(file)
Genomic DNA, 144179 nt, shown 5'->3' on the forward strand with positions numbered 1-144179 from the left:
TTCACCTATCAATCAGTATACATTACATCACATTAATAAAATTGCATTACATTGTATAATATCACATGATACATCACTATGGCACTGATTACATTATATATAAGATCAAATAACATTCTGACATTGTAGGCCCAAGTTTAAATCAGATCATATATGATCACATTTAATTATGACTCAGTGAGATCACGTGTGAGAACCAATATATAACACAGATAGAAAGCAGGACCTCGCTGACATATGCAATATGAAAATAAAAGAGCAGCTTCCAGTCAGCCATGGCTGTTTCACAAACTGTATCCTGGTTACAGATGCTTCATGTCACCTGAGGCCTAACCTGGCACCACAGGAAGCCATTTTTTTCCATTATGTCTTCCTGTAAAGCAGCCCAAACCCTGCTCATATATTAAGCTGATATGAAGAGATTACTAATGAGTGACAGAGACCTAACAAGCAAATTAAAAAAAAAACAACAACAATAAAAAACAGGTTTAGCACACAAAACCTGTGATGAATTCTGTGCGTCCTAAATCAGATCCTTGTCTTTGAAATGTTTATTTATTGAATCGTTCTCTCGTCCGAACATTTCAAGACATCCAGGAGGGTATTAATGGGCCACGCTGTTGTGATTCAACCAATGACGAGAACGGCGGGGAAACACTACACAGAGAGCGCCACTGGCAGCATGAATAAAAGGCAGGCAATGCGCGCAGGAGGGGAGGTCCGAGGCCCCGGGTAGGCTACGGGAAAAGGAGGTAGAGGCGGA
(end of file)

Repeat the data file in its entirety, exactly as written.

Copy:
Genomic DNA, 144179 nt, shown 5'->3' on the forward strand with positions numbered 1-144179 from the left:
TTCACCTATCAATCAGTATACATTACATCACATTAATAAAATTGCATTACATTGTATAATATCACATGATACATCACTATGGCACTGATTACATTATATATAAGATCAAATAACATTCTGACATTGTAGGCCCAAGTTTAAATCAGATCATATATGATCACATTTAATTATGACTCAGTGAGATCACGTGTGAGAACCAATATATAACACAGATAGAAAGCAGGACCTCGCTGACATATGCAATATGAAAATAAAAGAGCAGCTTCCAGTCAGCCATGGCTGTTTCACAAACTGTATCCTGGTTACAGATGCTTCATGTCACCTGAGGCCTAACCTGGCACCACAGGAAGCCATTTTTTTCCATTATGTCTTCCTGTAAAGCAGCCCAAACCCTGCTCATATATTAAGCTGATATGAAGAGATTACTAATGAGTGACAGAGACCTAACAAGCAAATTAAAAAAAAAACAACAACAATAAAAAACAGGTTTAGCACACAAAACCTGTGATGAATTCTGTGCGTCCTAAATCAGATCCTTGTCTTTGAAATGTTTATTTATTGAATCGTTCTCTCGTCCGAACATTTCAAGACATCCAGGAGGGTATTAATGGGCCACGCTGTTGTGATTCAACCAATGACGAGAACGGCGGGGAAACACTACACAGAGAGCGCCACTGGCAGCATGAATAAAAGGCAGGCAATGCGCGCAGGAGGGGAGGTCCGAGGCCCCGGGTAGGCTACGGGAAAAGGAGGTAGAGGCGGA